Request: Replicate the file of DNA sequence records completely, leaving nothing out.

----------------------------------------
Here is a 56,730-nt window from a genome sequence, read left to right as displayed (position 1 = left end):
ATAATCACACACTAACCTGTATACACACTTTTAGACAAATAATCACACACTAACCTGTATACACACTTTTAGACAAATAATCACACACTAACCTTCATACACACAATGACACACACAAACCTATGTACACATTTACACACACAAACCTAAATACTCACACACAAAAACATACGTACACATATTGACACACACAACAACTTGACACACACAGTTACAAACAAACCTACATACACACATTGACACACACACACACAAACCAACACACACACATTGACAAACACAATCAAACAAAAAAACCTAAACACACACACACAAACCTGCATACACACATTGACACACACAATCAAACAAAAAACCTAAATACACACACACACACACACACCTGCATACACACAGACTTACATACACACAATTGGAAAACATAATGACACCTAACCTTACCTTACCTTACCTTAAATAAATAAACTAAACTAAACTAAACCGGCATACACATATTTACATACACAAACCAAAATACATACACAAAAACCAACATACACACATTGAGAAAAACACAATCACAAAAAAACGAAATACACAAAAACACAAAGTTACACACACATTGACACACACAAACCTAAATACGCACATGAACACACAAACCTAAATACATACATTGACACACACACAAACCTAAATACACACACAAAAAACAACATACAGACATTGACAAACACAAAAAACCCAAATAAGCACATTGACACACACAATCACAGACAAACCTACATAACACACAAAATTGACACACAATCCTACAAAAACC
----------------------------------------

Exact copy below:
Here is a 56,730-nt window from a genome sequence, read left to right as displayed (position 1 = left end):
ATAATCACACACTAACCTGTATACACACTTTTAGACAAATAATCACACACTAACCTGTATACACACTTTTAGACAAATAATCACACACTAACCTTCATACACACAATGACACACACAAACCTATGTACACATTTACACACACAAACCTAAATACTCACACACAAAAACATACGTACACATATTGACACACACAACAACTTGACACACACAGTTACAAACAAACCTACATACACACATTGACACACACACACACAAACCAACACACACACATTGACAAACACAATCAAACAAAAAAACCTAAACACACACACACAAACCTGCATACACACATTGACACACACAATCAAACAAAAAACCTAAATACACACACACACACACACACCTGCATACACACAGACTTACATACACACAATTGGAAAACATAATGACACCTAACCTTACCTTACCTTACCTTAAATAAATAAACTAAACTAAACTAAACCGGCATACACATATTTACATACACAAACCAAAATACATACACAAAAACCAACATACACACATTGAGAAAAACACAATCACAAAAAAACGAAATACACAAAAACACAAAGTTACACACACATTGACACACACAAACCTAAATACGCACATGAACACACAAACCTAAATACATACATTGACACACACACAAACCTAAATACACACACAAAAAACAACATACAGACATTGACAAACACAAAAAACCCAAATAAGCACATTGACACACACAATCACAGACAAACCTACATAACACACAAAATTGACACACAATCCTACAAAAACC